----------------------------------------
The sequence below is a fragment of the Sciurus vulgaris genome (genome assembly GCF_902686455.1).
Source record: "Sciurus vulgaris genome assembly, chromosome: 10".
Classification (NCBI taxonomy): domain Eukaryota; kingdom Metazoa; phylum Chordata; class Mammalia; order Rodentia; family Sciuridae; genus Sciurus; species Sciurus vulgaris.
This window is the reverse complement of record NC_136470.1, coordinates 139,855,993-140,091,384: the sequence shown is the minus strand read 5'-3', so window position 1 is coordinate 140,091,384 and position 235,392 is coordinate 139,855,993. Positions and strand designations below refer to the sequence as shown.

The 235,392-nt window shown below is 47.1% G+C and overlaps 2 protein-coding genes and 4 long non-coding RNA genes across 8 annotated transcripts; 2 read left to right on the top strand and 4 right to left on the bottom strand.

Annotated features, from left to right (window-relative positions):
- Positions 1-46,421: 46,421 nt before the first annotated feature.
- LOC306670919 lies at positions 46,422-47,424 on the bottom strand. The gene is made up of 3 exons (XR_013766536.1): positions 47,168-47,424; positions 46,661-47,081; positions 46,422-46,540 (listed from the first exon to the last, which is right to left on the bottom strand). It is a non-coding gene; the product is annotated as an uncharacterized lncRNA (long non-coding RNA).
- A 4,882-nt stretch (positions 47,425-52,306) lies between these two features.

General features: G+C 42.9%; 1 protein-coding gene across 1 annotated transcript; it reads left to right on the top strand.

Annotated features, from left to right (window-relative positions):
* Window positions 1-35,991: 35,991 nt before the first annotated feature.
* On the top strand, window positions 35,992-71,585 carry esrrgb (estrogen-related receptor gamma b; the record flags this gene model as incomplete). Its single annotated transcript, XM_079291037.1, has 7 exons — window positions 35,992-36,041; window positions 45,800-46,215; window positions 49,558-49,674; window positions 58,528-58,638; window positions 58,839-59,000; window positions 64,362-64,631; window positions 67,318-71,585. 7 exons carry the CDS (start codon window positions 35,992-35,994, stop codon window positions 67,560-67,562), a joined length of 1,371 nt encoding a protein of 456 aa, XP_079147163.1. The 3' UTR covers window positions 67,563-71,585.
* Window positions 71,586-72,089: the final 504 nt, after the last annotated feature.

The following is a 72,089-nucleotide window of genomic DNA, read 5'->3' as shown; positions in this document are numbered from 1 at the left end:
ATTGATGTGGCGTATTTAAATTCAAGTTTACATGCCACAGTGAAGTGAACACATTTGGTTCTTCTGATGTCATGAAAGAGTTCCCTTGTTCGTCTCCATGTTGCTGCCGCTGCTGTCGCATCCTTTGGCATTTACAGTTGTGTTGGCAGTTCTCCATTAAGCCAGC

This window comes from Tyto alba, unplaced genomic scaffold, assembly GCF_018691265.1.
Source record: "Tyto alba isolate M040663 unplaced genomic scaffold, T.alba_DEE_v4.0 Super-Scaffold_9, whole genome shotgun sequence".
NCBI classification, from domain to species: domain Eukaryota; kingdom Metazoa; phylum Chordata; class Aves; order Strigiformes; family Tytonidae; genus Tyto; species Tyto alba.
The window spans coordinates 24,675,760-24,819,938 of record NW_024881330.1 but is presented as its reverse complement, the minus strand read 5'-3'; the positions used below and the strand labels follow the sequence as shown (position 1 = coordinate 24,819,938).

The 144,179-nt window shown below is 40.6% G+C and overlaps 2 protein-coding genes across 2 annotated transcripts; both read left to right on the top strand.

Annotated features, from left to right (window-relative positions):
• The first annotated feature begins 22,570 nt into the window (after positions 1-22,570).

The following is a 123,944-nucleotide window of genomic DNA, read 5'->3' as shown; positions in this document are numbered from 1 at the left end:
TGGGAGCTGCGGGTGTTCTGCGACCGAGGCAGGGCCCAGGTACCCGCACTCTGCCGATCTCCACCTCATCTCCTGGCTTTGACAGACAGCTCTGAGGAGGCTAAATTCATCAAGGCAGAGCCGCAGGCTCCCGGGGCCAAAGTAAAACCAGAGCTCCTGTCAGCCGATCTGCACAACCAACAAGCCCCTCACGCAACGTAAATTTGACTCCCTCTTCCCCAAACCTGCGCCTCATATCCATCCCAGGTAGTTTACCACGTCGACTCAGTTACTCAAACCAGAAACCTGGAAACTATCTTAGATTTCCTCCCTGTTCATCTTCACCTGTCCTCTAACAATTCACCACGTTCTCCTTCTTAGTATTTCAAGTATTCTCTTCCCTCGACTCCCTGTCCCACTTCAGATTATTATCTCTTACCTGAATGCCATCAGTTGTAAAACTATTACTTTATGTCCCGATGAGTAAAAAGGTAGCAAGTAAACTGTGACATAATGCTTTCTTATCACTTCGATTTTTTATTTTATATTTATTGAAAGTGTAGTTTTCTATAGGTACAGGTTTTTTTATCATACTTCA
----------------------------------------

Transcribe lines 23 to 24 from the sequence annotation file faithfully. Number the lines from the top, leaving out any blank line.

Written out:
• The first annotated feature begins 22,570 nt into the window (after positions 1-22,570).

The following is a 123,944-nucleotide window of genomic DNA, read 5'->3' as shown; positions in this document are numbered from 1 at the left end: